“Patch Adams” is a movie that debuted in 1998, based on the book and life of Dr. Hunter “Patch” Adams who was determined to become a medical doctor because he enjoys helping people. This true story began a journey into looking at patients as people and working with patients rather than the “top down” mentality of the American Medical System. You can learn more about the Gesundheit! Institute and the ongoing work of the real Dr. Adams here.
I had watched this movie years ago as a young professional and it did make an impact on me as I navigated the world of advocacy as a young attorney; however, I watched it again more recently as part of the homework for a support group for people like me with Stage IV MBC that I help moderate with my Dad, a licensed mental health counselor. Watching this movie as a professional patient, as I often style myself, is so very different. I found myself stopping the movie over and over to capture the words and perspectives that resonated with me, much like I often write reviews of books that resonate with me.
Here are some of the quotes that hit me:
Home is both a place of origin and also a destination.
In the beginning of the movie, Hunter Adams is adrift. He is depressed. He is searching for a reason to go forward, to fit. Broadly, Hunter Adams is seeking a purpose to dedicate his life to. Isn’t that what we all want to varying degrees?
In the middle of the journey of my life, I found myself in a dark wood. For I had lost the right path.
Also from the beginning of the movie, Hunter Adams described his depression, his struggle as being lost in the dark woods. Having experienced some dark nights of the soul due to my MBC diagnosis, I can relate to this thought. The real life character chose to enter a mental institution to get help, addressing his issues, and ensure his own safety.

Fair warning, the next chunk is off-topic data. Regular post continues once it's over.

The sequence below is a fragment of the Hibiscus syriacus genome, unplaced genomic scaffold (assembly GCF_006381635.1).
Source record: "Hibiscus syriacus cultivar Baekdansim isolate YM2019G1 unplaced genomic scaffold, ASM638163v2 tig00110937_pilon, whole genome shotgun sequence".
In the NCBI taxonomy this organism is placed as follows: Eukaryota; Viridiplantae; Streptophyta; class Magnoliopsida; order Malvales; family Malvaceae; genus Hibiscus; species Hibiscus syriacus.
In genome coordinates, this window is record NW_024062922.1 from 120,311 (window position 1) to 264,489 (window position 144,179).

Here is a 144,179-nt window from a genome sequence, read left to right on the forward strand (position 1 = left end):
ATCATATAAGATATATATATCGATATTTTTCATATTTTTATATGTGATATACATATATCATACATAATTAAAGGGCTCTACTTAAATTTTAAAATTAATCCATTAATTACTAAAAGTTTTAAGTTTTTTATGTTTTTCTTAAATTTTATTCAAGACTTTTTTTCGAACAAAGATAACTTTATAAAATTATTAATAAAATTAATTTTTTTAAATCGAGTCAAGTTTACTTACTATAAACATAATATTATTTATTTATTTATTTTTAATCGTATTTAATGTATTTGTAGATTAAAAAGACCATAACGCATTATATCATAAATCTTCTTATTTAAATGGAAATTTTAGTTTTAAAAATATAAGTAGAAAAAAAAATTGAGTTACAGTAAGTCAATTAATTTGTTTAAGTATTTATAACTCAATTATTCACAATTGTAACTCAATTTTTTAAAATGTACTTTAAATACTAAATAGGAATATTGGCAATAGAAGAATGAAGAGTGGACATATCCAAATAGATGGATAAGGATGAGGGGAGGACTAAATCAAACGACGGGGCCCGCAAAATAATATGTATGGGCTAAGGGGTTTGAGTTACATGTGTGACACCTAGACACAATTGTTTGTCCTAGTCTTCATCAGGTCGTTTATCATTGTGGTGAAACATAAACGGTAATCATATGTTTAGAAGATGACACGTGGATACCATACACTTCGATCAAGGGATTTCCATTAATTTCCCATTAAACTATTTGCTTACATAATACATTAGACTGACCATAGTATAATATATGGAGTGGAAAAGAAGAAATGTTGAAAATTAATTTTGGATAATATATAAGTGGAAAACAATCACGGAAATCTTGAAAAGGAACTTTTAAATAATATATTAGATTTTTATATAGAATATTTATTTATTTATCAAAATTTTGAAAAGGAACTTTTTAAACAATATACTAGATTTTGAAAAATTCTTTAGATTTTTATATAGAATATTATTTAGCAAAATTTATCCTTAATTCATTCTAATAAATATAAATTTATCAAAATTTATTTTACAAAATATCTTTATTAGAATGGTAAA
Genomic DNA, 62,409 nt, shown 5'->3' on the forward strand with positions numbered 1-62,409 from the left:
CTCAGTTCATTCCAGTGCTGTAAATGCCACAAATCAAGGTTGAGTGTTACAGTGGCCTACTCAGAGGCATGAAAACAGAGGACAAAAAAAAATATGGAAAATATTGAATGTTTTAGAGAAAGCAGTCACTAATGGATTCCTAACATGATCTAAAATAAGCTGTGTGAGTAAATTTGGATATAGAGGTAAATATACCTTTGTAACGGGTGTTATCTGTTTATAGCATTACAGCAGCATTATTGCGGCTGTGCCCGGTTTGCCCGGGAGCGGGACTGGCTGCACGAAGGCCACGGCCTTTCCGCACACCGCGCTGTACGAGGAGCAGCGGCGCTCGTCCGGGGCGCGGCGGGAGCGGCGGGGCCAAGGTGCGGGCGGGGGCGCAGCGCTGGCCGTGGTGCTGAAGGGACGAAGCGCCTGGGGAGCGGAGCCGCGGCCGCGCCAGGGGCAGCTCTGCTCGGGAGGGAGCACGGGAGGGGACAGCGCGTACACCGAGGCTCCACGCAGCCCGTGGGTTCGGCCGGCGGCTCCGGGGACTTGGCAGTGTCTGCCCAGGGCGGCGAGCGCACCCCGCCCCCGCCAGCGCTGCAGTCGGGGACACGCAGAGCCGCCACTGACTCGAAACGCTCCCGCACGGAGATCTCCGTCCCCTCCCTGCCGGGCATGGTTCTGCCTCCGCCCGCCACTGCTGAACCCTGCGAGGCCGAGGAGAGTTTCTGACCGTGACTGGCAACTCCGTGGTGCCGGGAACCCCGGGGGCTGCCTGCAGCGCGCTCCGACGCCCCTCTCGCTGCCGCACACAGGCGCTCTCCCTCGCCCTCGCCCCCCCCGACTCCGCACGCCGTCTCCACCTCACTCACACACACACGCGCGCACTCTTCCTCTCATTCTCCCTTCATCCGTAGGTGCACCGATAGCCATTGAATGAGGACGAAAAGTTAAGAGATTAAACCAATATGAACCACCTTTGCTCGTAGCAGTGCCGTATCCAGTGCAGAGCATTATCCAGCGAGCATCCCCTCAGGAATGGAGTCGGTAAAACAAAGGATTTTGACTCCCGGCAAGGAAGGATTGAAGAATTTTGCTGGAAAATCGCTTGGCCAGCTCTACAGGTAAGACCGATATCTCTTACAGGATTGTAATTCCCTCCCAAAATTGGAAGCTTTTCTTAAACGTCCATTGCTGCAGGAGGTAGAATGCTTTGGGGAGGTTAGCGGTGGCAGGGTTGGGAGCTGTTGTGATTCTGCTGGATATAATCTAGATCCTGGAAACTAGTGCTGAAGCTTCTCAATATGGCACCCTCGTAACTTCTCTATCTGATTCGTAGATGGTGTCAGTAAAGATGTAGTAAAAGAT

While in the institution, he met a wide variety of characters, including a man who was so smart that he also was voluntarily committed. Hunter, who receives the nickname, Patch, is also counseled that:
If you focus on problem, you can’t see the solution; never focus on the problem, look beyond. Don’t see what everyone else sees. See what everyone else chooses not to see because of fear, conformity and laziness. See the whole world anew each day.
This concept is a different way of saying “thinking outside the box” and forms the basis, the foundation, for many of the actions Dr. Adams takes throughout his time in medical school and beyond. He also learns through his own patient experience that:
A doctor interacts with people at their most vulnerable, he offers treatment but he also offers counsel and hope.
It is a rare clinician who is able to offer all three, especially to a terminal cancer patient, in my experience. As Dr. Adams urges his classmates, professors and colleagues …
We have to learn to treat the patient as well as the disease. That’s why we have to dive into people, wade into the sea of humanity.
When the Dean and professors attempted to limit Dr. Adams in his efforts and even prevent him from graduating from medical school, he says …
The doctors didn’t help me, the patients helped me. They helped me by showing me by helping them I could forget about my own problems and I did.
He goes on to say …